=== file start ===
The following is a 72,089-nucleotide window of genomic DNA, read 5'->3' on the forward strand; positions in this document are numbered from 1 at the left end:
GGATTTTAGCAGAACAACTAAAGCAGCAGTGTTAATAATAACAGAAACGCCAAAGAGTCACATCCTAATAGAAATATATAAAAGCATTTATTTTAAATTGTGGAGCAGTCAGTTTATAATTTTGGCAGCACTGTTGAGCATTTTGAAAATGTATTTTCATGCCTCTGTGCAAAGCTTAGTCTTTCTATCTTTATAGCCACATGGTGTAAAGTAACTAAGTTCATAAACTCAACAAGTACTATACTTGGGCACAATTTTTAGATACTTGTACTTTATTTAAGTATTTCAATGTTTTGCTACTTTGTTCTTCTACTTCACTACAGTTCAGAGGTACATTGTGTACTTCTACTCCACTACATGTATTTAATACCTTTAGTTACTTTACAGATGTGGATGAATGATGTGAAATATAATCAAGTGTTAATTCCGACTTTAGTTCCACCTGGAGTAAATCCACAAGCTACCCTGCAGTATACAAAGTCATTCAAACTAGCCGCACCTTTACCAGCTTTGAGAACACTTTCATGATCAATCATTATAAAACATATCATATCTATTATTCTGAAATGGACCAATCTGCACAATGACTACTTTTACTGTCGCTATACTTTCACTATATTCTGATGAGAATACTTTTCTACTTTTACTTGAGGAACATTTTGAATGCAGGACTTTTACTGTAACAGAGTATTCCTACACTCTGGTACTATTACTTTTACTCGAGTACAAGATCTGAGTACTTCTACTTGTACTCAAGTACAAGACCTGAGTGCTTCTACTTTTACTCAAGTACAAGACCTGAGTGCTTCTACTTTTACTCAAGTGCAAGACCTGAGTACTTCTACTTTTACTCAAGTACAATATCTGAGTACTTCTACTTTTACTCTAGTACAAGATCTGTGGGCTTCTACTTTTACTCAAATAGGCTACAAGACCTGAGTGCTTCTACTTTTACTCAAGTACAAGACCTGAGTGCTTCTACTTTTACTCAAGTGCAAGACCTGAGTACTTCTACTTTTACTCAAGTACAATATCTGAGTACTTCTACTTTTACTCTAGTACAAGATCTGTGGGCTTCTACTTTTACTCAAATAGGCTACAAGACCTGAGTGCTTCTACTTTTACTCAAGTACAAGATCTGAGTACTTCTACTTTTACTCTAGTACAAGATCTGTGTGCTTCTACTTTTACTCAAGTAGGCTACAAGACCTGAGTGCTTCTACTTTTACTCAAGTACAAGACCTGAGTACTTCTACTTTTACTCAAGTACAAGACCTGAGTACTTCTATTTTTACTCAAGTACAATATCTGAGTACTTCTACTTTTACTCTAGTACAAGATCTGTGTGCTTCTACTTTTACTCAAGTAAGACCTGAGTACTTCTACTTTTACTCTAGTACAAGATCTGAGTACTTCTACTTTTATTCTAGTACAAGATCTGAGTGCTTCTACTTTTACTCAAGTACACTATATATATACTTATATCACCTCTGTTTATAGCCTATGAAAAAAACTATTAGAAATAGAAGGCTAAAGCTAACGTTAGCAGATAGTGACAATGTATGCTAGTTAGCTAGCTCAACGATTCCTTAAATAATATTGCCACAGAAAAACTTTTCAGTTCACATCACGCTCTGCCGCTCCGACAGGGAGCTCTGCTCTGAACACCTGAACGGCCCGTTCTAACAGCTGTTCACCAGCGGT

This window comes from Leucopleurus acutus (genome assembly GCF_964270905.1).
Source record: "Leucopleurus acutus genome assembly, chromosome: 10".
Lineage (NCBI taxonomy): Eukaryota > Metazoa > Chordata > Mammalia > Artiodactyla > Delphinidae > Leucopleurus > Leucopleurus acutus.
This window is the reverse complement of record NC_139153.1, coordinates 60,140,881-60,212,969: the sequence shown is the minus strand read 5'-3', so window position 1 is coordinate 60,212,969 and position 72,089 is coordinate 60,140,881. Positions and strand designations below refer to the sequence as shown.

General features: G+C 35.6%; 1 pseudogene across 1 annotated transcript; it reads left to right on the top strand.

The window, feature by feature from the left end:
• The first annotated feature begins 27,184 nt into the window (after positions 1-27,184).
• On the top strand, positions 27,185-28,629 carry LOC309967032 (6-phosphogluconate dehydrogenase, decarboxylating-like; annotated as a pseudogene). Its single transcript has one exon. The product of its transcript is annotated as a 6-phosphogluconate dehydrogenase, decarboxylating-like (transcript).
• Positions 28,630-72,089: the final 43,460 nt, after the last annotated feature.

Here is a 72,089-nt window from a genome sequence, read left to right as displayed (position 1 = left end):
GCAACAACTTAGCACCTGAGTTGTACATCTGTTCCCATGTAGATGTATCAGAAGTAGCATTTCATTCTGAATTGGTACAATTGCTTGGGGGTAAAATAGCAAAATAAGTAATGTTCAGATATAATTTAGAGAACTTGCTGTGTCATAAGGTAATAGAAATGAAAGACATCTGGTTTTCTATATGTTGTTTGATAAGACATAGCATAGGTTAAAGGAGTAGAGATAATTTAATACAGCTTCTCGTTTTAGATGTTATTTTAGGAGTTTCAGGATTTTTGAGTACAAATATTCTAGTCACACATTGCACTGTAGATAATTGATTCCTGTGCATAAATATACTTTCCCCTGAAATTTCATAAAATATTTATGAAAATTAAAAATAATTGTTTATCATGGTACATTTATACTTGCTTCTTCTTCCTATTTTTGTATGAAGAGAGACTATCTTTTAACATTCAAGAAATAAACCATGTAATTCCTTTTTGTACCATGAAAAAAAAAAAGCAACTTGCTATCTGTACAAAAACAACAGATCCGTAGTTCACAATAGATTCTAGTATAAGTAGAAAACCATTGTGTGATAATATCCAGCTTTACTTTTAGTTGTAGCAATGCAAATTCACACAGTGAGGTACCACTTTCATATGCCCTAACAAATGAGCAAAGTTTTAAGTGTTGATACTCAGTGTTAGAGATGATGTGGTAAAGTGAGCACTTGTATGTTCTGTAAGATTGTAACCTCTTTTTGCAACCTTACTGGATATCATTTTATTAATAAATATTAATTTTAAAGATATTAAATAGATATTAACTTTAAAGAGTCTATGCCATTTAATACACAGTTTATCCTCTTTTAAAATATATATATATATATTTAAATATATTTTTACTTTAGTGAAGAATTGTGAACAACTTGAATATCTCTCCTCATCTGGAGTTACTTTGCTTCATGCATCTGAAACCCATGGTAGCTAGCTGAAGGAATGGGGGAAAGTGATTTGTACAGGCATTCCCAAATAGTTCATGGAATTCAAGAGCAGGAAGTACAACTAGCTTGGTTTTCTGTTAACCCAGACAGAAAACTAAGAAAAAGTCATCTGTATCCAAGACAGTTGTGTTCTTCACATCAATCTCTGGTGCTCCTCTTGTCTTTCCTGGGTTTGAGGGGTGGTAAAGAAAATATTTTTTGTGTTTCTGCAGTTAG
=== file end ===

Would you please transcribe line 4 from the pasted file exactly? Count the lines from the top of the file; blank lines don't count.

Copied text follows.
Source record: "Leucopleurus acutus genome assembly, chromosome: 10".